The candidates directly disagree on only a handful of issues. On illegal immigration, while both support increased border security, Teague favors a path to citizenship for those already here illegally; calling it "amnesty," Tinsley opposes a path to citizenship as part of any comprehensive immigration reform plan. Tinsley also opposes government benefits and driver's licenses (technically, a state issue) for illegal aliens, on which Teague states no position.

On energy, while both support research on alternative energy, Teague specifically calls for tax credits for wind and solar power; Tinsley specifically supports nuclear-power research. Only Tinsley calls for reduced regulation on domestic oil and gas producers, along with opening more federal lands for drilling. Tinsley also opposes government-mandated energy conservation, which presumably would include further upping the CAFE standards for automobile fuel economy. Teague praises Congress' 2007 efforts to boost energy independence (including raising CAFE standards) and cut carbon emissions, along with the (blocked) push to require utilities to generate 15 percent of their power, over time, from alternative sources.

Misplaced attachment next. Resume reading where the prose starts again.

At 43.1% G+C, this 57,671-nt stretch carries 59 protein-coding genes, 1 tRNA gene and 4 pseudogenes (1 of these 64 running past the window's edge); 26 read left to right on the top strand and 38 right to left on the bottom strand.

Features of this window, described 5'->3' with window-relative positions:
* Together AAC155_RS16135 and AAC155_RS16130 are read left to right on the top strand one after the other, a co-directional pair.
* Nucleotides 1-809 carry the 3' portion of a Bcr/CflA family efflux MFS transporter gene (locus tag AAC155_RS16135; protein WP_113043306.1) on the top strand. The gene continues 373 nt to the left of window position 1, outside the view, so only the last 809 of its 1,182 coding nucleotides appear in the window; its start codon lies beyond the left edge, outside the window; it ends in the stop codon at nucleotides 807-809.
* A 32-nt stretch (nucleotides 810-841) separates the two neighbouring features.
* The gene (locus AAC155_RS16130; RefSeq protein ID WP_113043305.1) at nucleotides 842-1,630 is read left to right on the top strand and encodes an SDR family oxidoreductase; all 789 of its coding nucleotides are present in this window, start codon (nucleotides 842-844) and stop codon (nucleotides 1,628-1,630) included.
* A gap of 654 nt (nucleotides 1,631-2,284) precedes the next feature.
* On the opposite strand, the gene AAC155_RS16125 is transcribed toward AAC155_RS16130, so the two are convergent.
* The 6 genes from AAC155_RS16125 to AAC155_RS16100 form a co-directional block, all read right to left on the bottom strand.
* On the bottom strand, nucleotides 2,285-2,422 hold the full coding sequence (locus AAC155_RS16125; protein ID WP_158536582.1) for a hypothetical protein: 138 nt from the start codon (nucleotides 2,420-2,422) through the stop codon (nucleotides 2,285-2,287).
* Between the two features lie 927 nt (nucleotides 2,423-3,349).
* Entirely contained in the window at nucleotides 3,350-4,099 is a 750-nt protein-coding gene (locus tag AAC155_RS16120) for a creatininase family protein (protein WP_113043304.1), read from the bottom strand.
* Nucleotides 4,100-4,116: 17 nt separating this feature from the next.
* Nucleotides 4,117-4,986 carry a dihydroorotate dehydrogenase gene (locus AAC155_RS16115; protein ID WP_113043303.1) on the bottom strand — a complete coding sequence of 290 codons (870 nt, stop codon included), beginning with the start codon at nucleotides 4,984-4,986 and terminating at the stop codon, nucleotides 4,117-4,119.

On the war in Iraq, Teague supports bringing home troops from Iraq "as soon as possible" while beefing up forces in Afghanistan. Tinsley opposes any "timetable" for withdrawing troops.

Each candidate also details a number of positions on issues that his opponent simply does not address, although the opponent's party in some cases has generally taken the opposite view. For example, Teague supports:

  • Increasing the federal minimum wage to keep up with inflation.
  • Eliminating the "punitive aspects" of No Child Left Behind.